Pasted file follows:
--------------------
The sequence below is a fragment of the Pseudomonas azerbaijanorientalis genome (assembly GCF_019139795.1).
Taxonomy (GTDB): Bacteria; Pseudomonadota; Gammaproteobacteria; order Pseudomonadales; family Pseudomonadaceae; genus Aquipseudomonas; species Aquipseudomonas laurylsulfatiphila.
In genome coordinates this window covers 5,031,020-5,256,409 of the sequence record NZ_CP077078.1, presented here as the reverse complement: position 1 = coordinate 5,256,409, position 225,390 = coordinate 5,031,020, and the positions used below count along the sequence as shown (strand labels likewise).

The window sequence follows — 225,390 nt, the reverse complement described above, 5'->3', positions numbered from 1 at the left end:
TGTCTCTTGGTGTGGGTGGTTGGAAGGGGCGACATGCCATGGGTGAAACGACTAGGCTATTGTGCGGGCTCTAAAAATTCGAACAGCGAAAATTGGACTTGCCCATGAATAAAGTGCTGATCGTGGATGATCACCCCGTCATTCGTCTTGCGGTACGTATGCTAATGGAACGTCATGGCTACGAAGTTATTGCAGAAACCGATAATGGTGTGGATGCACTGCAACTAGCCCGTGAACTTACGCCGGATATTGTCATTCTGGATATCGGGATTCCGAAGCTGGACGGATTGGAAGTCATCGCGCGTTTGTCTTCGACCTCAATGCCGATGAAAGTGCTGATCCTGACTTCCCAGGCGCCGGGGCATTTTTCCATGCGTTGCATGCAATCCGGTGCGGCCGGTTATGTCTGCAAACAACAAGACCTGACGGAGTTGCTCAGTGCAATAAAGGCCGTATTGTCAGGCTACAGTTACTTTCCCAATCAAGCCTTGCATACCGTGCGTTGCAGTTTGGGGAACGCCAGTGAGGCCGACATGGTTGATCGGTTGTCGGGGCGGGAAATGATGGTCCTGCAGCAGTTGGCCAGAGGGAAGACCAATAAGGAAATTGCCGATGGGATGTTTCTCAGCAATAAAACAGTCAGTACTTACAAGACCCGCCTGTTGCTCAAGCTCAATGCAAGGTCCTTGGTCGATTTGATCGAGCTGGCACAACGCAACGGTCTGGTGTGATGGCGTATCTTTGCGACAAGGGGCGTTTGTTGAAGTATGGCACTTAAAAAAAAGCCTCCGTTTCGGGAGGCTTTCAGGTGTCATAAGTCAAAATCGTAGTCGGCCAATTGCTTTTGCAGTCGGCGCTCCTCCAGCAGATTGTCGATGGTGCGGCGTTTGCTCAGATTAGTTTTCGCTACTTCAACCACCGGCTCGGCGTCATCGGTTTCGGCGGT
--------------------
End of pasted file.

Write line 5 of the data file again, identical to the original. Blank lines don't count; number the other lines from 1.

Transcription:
TGTCTCTTGGTGTGGGTGGTTGGAAGGGGCGACATGCCATGGGTGAAACGACTAGGCTATTGTGCGGGCTCTAAAAATTCGAACAGCGAAAATTGGACTTGCCCATGAATAAAGTGCTGATCGTGGATGATCACCCCGTCATTCGTCTTGCGGTACGTATGCTAATGGAACGTCATGGCTACGAAGTTATTGCAGAAACCGATAATGGTGTGGATGCACTGCAACTAGCCCGTGAACTTACGCCGGATATTGTCATTCTGGATATCGGGATTCCGAAGCTGGACGGATTGGAAGTCATCGCGCGTTTGTCTTCGACCTCAATGCCGATGAAAGTGCTGATCCTGACTTCCCAGGCGCCGGGGCATTTTTCCATGCGTTGCATGCAATCCGGTGCGGCCGGTTATGTCTGCAAACAACAAGACCTGACGGAGTTGCTCAGTGCAATAAAGGCCGTATTGTCAGGCTACAGTTACTTTCCCAATCAAGCCTTGCATACCGTGCGTTGCAGTTTGGGGAACGCCAGTGAGGCCGACATGGTTGATCGGTTGTCGGGGCGGGAAATGATGGTCCTGCAGCAGTTGGCCAGAGGGAAGACCAATAAGGAAATTGCCGATGGGATGTTTCTCAGCAATAAAACAGTCAGTACTTACAAGACCCGCCTGTTGCTCAAGCTCAATGCAAGGTCCTTGGTCGATTTGATCGAGCTGGCACAACGCAACGGTCTGGTGTGATGGCGTATCTTTGCGACAAGGGGCGTTTGTTGAAGTATGGCACTTAAAAAAAAGCCTCCGTTTCGGGAGGCTTTCAGGTGTCATAAGTCAAAATCGTAGTCGGCCAATTGCTTTTGCAGTCGGCGCTCCTCCAGCAGATTGTCGATGGTGCGGCGTTTGCTCAGATTAGTTTTCGCTACTTCAACCACCGGCTCGGCGTCATCGGTTTCGGCGGT